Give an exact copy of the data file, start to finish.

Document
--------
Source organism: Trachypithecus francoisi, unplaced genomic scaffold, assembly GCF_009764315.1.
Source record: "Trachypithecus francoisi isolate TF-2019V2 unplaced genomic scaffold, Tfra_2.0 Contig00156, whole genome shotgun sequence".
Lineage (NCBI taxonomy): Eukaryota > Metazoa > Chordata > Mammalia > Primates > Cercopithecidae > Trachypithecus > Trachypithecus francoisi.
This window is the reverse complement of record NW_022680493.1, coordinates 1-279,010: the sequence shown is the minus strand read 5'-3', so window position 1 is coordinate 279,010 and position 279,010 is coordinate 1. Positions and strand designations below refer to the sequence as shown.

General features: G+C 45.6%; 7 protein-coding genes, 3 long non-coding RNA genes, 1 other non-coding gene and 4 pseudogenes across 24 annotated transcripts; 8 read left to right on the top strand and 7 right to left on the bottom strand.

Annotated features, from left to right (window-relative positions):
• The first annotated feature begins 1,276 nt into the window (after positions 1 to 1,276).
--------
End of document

Source organism: Trachypithecus francoisi, unplaced genomic scaffold, assembly GCF_009764315.1.
Source record: "Trachypithecus francoisi isolate TF-2019V2 unplaced genomic scaffold, Tfra_2.0 Contig00156, whole genome shotgun sequence".
Lineage (NCBI taxonomy): Eukaryota > Metazoa > Chordata > Mammalia > Primates > Cercopithecidae > Trachypithecus > Trachypithecus francoisi.
This window is the reverse complement of record NW_022680493.1, coordinates 1-279,010: the sequence shown is the minus strand read 5'-3', so window position 1 is coordinate 279,010 and position 279,010 is coordinate 1. Positions and strand designations below refer to the sequence as shown.

General features: G+C 45.6%; 7 protein-coding genes, 3 long non-coding RNA genes, 1 other non-coding gene and 4 pseudogenes across 24 annotated transcripts; 8 read left to right on the top strand and 7 right to left on the bottom strand.

Annotated features, from left to right (window-relative positions):
• The first annotated feature begins 1,276 nt into the window (after positions 1 to 1,276).